House prices 'to fall 10%' in 2009

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The Independent Online

House prices across the UK will fall by up to 10 per cent this year, before beginning to recover in 2010, a report to be published later this month by the Centre for Economics and Business Research will show.

The think-tank believes this weekend is likely to mark the beginning of the end of the housing market's collapse, with clear green shoots in the sector likely to emerge in the months ahead. It said that the market recovery could even begin this autumn.

The Easter weekend traditionally marks the busiest time of year for estate agents, with housing transactions almost always peaking three to four months later.

While many property professionals remain extremely nervous about the parlous state of the sector, the CEBR predicted that while house prices would continue to fall over the next few months, the rate of decline would slow markedly, with transactions and mortgage approvals rising slowly.

The CEBR report will encourage the housing market, which is already hoping that the first tentative signs of optimism seen in recent weeks are sustained. Nationwide and Halifax, the country's two largest mortgage lenders, both reported a small average increase in house prices last month – the first such rises since the end of 2007 – while mortgage approvals in February were up 20 per cent on the previous month.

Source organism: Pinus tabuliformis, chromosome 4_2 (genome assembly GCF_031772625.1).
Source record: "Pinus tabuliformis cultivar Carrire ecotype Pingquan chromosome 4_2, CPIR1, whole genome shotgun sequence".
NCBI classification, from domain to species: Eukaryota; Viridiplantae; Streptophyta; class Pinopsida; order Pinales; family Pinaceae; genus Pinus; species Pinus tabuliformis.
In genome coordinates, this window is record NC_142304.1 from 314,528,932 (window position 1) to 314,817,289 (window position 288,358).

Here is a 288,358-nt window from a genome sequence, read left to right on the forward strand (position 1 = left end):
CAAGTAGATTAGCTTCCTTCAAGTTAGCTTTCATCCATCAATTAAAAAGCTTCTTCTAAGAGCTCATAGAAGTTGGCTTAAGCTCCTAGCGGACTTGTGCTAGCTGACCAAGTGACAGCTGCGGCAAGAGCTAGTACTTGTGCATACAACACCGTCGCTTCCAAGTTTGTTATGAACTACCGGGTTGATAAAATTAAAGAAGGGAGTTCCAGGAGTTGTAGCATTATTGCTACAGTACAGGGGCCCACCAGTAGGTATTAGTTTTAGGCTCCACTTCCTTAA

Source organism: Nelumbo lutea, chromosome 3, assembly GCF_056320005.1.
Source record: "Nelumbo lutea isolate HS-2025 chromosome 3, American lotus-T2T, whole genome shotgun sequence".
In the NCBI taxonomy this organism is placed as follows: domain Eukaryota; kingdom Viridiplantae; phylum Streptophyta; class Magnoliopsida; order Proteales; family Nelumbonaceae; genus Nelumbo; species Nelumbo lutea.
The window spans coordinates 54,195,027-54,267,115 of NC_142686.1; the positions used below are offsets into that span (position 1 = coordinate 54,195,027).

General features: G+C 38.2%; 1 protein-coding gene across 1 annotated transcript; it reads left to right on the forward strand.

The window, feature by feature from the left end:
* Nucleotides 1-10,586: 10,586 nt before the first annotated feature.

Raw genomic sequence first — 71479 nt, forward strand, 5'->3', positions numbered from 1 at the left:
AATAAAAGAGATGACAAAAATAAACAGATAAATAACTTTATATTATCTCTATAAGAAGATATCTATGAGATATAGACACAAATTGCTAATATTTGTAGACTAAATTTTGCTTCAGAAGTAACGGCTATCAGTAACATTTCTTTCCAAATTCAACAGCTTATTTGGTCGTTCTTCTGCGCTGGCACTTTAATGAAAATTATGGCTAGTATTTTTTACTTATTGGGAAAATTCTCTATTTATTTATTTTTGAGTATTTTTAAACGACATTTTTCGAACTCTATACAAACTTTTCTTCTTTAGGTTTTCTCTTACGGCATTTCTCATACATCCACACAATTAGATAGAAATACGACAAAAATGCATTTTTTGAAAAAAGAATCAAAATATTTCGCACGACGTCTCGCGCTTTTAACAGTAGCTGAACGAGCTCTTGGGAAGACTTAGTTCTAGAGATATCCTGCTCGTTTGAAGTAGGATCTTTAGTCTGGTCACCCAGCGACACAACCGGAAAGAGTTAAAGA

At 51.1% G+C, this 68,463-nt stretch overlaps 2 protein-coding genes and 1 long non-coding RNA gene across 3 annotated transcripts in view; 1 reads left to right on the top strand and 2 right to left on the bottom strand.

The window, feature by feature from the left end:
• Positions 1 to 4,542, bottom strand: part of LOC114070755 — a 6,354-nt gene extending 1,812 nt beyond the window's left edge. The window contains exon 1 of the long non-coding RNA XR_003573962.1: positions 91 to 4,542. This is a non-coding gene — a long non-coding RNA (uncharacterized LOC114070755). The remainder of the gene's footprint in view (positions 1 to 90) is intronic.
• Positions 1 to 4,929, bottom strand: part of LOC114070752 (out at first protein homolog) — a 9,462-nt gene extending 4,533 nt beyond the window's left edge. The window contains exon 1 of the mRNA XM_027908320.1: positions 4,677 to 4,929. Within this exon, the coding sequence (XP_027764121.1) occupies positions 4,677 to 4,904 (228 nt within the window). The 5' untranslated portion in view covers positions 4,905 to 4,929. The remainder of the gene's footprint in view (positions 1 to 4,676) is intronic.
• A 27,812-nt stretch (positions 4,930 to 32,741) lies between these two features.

"With base rates at an all-time low, even a relatively modest rise in mortgage approvals to, say, 60,000 to 70,000 per month may be enough to offset the impact of the meagre wage settlements and rapidly rising unemployment that will continue to unfold over the course of the year, and could lead to house prices bottoming out by the third quarter of this year," said the CEBR.

It believes mortgage approvals will recover more slowly, with prices still sliding this year as more jobs are lost.

"Under these circumstances, our models suggest that prices only have a further 8 to 10 per cent to fall and are likely to bottom out by the start of 2010."

One additional factor in favour of an early housing market recovery is evidence that mortgage lenders are beginning to relax their home-loan criteria. HSBC said this week it was releasing £1bn of funding for loans to value of up to 90 per cent, the sort of deals for which first-time buyers most commonly look.

However, while property professionals will welcome the CEBR's predictions, other experts are much less sanguine. Fionnuala Earley, Nationwide's chief economist, said: "While the rise in prices in March is welcome, it is far too soon to see this as evidence that the trough of the market has been reached."